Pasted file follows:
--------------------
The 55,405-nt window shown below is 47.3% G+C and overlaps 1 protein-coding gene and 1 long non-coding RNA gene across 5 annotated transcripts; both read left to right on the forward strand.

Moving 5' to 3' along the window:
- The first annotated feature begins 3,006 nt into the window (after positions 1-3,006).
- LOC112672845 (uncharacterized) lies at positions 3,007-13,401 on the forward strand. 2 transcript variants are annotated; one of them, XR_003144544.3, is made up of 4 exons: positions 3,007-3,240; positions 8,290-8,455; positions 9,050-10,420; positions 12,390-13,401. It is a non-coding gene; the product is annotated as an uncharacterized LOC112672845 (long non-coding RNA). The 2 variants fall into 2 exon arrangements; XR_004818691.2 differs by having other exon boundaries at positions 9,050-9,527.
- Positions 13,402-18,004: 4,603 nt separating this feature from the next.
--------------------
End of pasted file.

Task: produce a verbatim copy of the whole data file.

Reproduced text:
The 55,405-nt window shown below is 47.3% G+C and overlaps 1 protein-coding gene and 1 long non-coding RNA gene across 5 annotated transcripts; both read left to right on the forward strand.

Moving 5' to 3' along the window:
- The first annotated feature begins 3,006 nt into the window (after positions 1-3,006).
- LOC112672845 (uncharacterized) lies at positions 3,007-13,401 on the forward strand. 2 transcript variants are annotated; one of them, XR_003144544.3, is made up of 4 exons: positions 3,007-3,240; positions 8,290-8,455; positions 9,050-10,420; positions 12,390-13,401. It is a non-coding gene; the product is annotated as an uncharacterized LOC112672845 (long non-coding RNA). The 2 variants fall into 2 exon arrangements; XR_004818691.2 differs by having other exon boundaries at positions 9,050-9,527.
- Positions 13,402-18,004: 4,603 nt separating this feature from the next.